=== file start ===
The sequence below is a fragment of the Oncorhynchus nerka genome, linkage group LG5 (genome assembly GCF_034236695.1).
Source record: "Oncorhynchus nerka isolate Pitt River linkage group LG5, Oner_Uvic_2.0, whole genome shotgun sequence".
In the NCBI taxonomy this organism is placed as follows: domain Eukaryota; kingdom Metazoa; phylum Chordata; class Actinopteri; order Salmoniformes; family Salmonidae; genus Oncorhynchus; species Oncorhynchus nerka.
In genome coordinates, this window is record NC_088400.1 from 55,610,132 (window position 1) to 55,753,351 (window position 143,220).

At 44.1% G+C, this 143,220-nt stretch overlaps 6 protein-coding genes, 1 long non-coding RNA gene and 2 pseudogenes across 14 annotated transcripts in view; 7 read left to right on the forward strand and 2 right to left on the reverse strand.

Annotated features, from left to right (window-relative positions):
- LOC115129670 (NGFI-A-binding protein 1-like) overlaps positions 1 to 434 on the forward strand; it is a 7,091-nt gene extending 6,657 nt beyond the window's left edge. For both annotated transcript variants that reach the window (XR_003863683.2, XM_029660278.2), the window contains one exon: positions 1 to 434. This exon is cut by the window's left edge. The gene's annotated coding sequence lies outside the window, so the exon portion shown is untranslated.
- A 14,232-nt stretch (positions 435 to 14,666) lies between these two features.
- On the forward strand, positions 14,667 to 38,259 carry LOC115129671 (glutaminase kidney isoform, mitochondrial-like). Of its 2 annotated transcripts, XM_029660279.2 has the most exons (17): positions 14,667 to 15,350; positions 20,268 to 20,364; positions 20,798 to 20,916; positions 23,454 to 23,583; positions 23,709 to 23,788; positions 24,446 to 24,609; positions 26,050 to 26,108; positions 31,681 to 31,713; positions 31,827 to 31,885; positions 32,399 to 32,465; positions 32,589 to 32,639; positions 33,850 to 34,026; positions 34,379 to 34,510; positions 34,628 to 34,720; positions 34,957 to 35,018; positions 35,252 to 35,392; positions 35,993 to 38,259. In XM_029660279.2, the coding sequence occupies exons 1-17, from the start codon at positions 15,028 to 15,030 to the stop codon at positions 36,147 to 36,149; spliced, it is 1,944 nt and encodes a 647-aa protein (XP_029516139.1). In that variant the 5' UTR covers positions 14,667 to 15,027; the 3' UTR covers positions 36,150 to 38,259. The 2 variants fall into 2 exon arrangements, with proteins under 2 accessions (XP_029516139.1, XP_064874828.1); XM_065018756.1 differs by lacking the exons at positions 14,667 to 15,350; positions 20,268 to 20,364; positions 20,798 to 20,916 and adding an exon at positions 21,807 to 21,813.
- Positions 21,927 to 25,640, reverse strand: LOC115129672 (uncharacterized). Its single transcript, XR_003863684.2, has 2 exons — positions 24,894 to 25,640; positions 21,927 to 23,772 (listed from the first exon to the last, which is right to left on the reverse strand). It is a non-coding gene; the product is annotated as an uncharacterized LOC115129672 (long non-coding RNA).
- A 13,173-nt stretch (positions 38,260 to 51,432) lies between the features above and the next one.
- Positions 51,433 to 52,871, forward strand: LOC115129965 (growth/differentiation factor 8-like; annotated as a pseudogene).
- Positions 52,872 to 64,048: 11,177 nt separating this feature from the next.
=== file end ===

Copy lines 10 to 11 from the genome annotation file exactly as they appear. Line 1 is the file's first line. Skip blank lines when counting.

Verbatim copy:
- Positions 21,927 to 25,640, reverse strand: LOC115129672 (uncharacterized). Its single transcript, XR_003863684.2, has 2 exons — positions 24,894 to 25,640; positions 21,927 to 23,772 (listed from the first exon to the last, which is right to left on the reverse strand). It is a non-coding gene; the product is annotated as an uncharacterized LOC115129672 (long non-coding RNA).
- A 13,173-nt stretch (positions 38,260 to 51,432) lies between the features above and the next one.